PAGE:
3. COMPARISON of ISDS to GPSS, PASSIM and SIMAN/CINEMA

Our knowledge of and the experience in using SIMAN/CINEMA is fairly limited compared to that of PASSIM and various GPSS dialects, including our own [1], as neither of our institutions runs a copy of that language. Thus, our comparison of ISDS to SIMAN/CINEMA will be equally limited and is based on our experience through occasional access that we were granted by the licensed institutions.

Unlike GPSS, ISDS possesses a strictly formal syntax definition and checking if operands are of permissible type for a given function. Also, a very useful feature is introduced through the conditional branching instruction set IF-THEN-ELSE-CASE that allow the nesting of program segments in a clear and easy-to-follow manner. Like GPSS and SIMAN/CINEMA, ISDS possesses the block oriented syntax structure in its processing of process interactions, but unlike the two it also has a facility of abstracting many instructions into a compound statement that makes the branching instructions much easier to use, follow and debug.

Unlike in GPSS, all static entities like FACILITY, LOGIC SWITCH, SAVE VALUE, etc. must be explicitly defined in a separate program segment and cannot be used unless previously defined. Thus, those errors due to a wrong implicit specification that may (as well as no) become obvious at the GPSS program execution are fully eliminated in ISDS and are reported at the compilation stage as non-defines. The ability of ISDS to compound statements and accept only explicitly defined static entities enables a trainee to make fewer mistakes in modelling a system than in either GPSS or SIMAN/CINEMA.

Although the PASSIM enables both Pascal and GPSS structures to appear in the same program, thus ‘marrying the best of the two worlds’, it still lacks several properties of ISDS:

  1. Firstly, a PASSIM user should be reasonably fluent in both GPSS and Pascal which is not necessary in the case of ISDS; indeed, many of our re-training course attendants are not fluent in either and do not normally require any knowledge of Pascal for their present and/or future work.
  2. Secondly, not all of the GPSS shortcomings are eliminated by the availability of Pascal code whereas practically all of them are in ISDS.
  3. The user of PASSIM must have a Pascal compiler whereas an ISDS user does not require any additional piece of software other than the operating system.
  4. An ISDS user has to debug only one language structure and not possibly two entirely different ones as a PASSIM user may.

4. ISDS PROCESSOR

The syntax analyser is designed by using a recursive descent method which translates the model into an internal representation, in a single phase. The internal representation of the model consists of two main parts:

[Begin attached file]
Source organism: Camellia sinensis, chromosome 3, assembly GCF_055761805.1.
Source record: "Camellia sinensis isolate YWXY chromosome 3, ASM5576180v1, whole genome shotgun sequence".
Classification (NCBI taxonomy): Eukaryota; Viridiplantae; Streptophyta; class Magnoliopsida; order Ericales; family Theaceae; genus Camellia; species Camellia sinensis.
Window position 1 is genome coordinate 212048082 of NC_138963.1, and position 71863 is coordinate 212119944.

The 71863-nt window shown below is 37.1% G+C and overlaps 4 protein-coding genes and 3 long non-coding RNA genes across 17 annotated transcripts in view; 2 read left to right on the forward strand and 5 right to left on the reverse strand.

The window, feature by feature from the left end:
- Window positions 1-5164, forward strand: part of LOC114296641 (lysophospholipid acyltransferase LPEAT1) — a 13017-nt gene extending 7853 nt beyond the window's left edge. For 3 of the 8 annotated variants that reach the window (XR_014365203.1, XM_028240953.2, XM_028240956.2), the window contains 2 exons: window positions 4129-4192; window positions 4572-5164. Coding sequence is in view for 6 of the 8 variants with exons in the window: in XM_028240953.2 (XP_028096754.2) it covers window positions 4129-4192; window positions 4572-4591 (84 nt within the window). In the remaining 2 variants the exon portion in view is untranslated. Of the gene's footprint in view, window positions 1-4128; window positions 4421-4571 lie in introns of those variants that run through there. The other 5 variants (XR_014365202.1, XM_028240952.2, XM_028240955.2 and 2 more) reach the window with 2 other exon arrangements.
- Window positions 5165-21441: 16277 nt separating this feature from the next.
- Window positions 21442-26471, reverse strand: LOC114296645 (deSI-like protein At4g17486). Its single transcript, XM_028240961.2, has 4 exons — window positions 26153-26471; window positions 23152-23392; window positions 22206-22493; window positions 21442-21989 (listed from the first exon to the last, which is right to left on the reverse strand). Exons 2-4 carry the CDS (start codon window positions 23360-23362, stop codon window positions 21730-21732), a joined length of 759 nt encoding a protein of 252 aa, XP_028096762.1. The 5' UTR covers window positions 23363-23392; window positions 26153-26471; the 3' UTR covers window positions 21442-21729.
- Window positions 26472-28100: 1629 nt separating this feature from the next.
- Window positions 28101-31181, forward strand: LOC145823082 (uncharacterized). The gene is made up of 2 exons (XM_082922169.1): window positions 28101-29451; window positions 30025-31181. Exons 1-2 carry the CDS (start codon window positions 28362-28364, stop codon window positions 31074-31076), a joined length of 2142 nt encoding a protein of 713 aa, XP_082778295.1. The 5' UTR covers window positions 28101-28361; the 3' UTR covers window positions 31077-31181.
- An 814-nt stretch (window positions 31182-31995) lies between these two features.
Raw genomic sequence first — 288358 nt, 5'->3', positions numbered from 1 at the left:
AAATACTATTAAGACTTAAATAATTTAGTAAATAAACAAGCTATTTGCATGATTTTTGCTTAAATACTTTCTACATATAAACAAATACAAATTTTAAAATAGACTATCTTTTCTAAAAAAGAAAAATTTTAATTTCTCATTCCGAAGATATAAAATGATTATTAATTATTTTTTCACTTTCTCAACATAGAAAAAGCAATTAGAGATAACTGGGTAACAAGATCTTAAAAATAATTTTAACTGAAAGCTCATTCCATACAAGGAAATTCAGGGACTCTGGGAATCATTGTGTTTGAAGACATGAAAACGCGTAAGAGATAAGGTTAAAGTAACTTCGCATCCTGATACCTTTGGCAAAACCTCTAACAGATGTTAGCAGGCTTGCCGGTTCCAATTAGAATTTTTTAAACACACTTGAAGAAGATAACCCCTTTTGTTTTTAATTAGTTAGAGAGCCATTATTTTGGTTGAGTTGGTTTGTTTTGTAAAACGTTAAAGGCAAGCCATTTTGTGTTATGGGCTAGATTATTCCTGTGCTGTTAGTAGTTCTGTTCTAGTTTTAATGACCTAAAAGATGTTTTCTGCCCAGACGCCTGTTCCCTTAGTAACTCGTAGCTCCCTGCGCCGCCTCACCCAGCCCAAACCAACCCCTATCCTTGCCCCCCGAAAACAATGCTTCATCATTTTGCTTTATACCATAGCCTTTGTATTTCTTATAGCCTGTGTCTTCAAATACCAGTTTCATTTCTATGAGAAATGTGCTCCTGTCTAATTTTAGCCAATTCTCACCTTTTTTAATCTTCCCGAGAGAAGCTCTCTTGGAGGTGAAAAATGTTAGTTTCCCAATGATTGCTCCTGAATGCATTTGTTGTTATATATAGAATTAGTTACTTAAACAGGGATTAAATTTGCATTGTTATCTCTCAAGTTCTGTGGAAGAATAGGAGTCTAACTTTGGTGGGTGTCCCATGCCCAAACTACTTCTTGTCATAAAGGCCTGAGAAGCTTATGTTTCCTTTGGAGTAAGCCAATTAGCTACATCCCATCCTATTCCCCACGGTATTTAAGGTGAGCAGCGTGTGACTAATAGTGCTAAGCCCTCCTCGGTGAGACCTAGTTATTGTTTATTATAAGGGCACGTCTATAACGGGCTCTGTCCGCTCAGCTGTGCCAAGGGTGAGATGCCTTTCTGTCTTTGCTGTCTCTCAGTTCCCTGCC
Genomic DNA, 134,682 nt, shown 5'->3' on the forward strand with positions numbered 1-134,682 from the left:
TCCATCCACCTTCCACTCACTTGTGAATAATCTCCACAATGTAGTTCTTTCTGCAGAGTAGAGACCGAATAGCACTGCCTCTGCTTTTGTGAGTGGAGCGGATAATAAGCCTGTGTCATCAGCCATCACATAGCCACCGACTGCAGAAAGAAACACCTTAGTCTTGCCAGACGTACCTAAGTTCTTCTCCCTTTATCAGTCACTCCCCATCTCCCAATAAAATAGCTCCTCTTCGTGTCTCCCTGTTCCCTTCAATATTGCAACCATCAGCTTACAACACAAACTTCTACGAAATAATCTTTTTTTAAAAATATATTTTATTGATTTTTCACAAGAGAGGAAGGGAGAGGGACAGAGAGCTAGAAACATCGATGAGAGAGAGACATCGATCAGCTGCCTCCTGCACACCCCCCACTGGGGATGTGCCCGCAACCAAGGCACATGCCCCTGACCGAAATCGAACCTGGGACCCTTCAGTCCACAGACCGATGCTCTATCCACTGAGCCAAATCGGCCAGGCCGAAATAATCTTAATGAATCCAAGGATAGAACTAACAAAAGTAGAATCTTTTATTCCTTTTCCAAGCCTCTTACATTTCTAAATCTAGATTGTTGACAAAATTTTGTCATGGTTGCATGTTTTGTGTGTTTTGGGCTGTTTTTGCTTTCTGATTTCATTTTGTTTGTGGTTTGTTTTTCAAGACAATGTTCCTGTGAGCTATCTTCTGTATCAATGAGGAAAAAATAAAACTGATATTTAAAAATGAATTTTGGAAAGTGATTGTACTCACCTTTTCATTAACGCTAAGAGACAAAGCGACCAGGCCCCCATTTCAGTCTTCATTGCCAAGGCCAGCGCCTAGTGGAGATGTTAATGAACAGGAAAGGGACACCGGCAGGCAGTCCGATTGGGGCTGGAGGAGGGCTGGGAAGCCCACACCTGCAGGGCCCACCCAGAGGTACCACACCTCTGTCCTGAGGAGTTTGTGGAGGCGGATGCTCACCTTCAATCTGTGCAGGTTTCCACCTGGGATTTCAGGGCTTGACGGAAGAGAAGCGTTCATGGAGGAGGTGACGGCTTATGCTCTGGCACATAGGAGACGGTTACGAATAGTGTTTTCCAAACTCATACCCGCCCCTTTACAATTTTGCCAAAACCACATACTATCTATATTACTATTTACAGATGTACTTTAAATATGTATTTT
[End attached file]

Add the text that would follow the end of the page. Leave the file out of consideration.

1. Handling of transactions as dynamic entities. It includes

a) Transactions
b) transaction chains

2. Static entities- blocks, storages, queues etc.

a) Tables of permanent entities
b) Tables of statements
c) Other global variables

Transaction handling mechanism consist of two linked lists: Current Event Chain (CEC) and Future Event Chain (FEC) and procedures for transaction manipulation. In the execution phase, the processor prepares the simulation process as the 'next event strategy', by using a data base consisting of the model structure and its parameters [7]. The implementation was realised by using Turbo Pascal language and its object oriented libraries.

5. STATISTICAL DATA ACQUISITION

The user must build his/her own set of control statements that depend on model structure. ISDS has facilities for collecting statistical data during run time, similar to those of GPSS. The standard numerical attributes, assign statements, input/output and control statements permit custom designed data collection. The computation of the statistical parameters is performed by using standard recursive techniques. The main advantage in using the recursive technique is that only a simple database, consisting of two values, has to be updated in each pass. The statistical data related to permanent entities such as Storage, Facility, Queue and User Chain are obtained by using the well known statistical formulae.

The determination of the statistical values is performed when either a transaction and the entity meet or when a transaction leaves the entity. The actual evaluation is done by the appropriate block procedures as specified above. Some block procedures (Generate, Advance and Transfer) use three internal random number generators for computing their operand values. In this implementation of ISDS we use a linear multiplicative congruent pseudo random number generator, [8].

 6. USER INTERFACE

The user interface is built in accordance with prepositions given in [9], using object oriented approach. The communications among parts of the environment are realised through an event driven mechanism. The latter, named 'dialogue acceptor', detects every change in the state of environment and performs a task chosen by the user, such as the screen editor, operating system interface, simulator and the simulation result analyser.

ISDS interactive environment can be formally described by using the discrete event formalism

IE = < IES, IM, OM,s, o>

where:

IE - Integrated environmentd

IES - Integrated environment states comprising the finite set

{Idle,
edit =<file-1, file-2,...,file-n>,
compile <file-1, file-2,...,file-n>,

s
imulate,
analyse =<statistical, graphical>,
utility =<Chdir, Dos_shell> }

IM - Input messages consisting of either keyboard or mouse motion sequences.